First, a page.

To give a concrete example: lets say that Sue and Bob are members of the “dbadmin” group, and that there exists a virtual user “dbadmin-sysdba,” which can be used by any two members of the “dbadmin” group. Further, assume that we have defined this virtual user to execute “sqlplus,” connecting to the “sys” account on database “db.” To use this account, Sue and Bob indicate their desire to enter into a session as virtual user “dbadmin.” Sue types characters into an input device (such as a web browser). These characters are signed, or otherwise authenticated as having come from Sue, and are echoed on Bob's screen. Bob reviews the text, and if he approves of it, indicates his approval (such as by hitting an “accept” button), whereupon the text, now signed or otherwise authenticated as having come from both Sue and Bob, is sent to the agent. The agent then pipes this text into the standard input of “sqlplus,” after having logged in to the database through “sqlplus” as user “sys” (using the password for user “sys” that the agent knows, but neither Sue nor Bob know). The agent then collects the output of “sqlplus” from the pipe it has connected to the “stdout” of the “sqlplus” process, and send this back to both Sue's and Bob's screen.

In one embodiment of the present invention, the system can restrict actions for any “virtual user,” and within each “virtual user” the system can restrict each command or action that can be executed through the “virtual user.”The system can restrict: the time of day that the action may be performed; the client address(es) from which the action may be performed; a pre-set expiration time after which the action may no longer be performed; and a counter of how many times the action may be performed (the degenerate counter value of “1” indicating a one-time-only permission).

In one embodiment of the present invention, the system is configured to automatically log all input and all output going through the system for each “virtual user,” and to direct this input and output logging to one or more audit repositories or destinations (such as syslog, the Windows event log, a local file, a database, or an over-the-wire audit-logging web service) along with information describing the conditions of its use (such as the identities of the actual users, the definition of the virtual-user quorum which gave them the right to perform the action, the client addresses from which the real users performed the action, the time of day that the actions were performed, etc.)

In one embodiment of the present invention, the system can setup independent “notification lists,” of one or more notification devices (such as email, SMS, arbitrary OS command, etc), with one or more notification addresses, to be automatically sent notification of the use of any “virtual user” or action combination, as well as the input and output logs of what transpired during use of the “virtual user.”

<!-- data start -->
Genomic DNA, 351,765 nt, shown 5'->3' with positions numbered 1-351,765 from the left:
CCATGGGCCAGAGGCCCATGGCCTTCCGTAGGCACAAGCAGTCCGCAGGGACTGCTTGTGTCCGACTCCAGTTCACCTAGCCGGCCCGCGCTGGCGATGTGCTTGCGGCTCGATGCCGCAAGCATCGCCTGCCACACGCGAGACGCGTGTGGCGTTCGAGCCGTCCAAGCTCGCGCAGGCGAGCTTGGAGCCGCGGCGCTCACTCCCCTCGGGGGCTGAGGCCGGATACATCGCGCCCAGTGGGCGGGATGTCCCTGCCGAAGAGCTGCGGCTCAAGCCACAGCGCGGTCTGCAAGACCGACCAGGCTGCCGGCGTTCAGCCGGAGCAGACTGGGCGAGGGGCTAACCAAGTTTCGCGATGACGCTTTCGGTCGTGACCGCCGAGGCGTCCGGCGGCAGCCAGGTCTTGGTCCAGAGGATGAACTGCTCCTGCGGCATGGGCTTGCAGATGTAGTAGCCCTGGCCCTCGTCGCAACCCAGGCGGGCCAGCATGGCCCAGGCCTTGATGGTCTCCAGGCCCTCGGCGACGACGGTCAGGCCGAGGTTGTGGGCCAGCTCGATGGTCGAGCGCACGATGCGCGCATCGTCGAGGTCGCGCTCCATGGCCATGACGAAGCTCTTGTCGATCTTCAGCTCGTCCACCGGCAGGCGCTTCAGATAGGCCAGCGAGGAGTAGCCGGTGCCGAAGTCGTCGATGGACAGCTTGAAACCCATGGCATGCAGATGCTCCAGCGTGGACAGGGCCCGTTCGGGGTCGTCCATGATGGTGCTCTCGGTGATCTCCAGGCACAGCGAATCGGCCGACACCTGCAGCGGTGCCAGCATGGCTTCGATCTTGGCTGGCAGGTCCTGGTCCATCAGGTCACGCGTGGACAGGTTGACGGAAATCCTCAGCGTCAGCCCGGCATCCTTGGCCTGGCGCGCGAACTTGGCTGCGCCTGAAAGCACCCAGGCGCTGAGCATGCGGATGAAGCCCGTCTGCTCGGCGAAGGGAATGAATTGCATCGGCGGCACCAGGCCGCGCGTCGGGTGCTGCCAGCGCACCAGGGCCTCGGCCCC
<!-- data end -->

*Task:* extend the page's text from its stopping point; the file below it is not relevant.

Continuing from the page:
In one embodiment of the present invention, for each “virtual user” or action combination, the ability to define and effect “pre-actions” and “post-actions,” to be invoked any time any “virtual user” or action is invoked. For example, a “pre-action” can be defined to turn on additional auditing at the target level (above and beyond keystroke auditing at the input level), whenever a certain “virtual user” performs a highly privileged action, and a “post-action” to turn that auditing back off.

In one embodiment of the present invention, the system can define and impose arbitrary “filters” on the input provided for any process through the virtual user interface. For example, filters can be defined which restrict the input to known appropriate character sets, so that escape sequences could not be sent to the process as an attack, or could be defined to limit the total line-oriented input size to match the known buffer sizes of the receiving process to prevent buffer overflow attacks.

In one embodiment of the present invention, the system can use workflow-based approvals to authorize the use of virtual user accounts and actions without requiring on-line, simultaneous interactive session from the quorum members.

In one embodiment of the present invention, the system can be integrated directly into the target system.

Typically, a user is allowed to execute any command on a computer system within a set of commands which is consistent with the user's privilege level. However, it is very difficult to ensure that the allowed set of commands does not provide the user with a way to perform an action, intentionally or unintentionally, that is detrimental to an organization, or against the organization's policy. Furthermore, even if a user cannot cause harm using the set of allowed commands, the user may still be able to circumvent system security mechanisms by manually restarting a system and loading malicious software during the system boot sequence.

One embodiment of the present invention teaches a method for increasing the oversight on a user who is executing a command on a computer system. In this embodiment, a security manager acts as an intermediary between a user and a computer system. Each time the user attempts to execute a command on a target system, the security manager forwards the command to one or more additional users for approval before sending the command to the target system for execution. In this way, a user attempting to execute a harmful command which violates a policy must first convince one or more additional users to assist in executing the command. Hence, the present invention prevents a user from acting alone.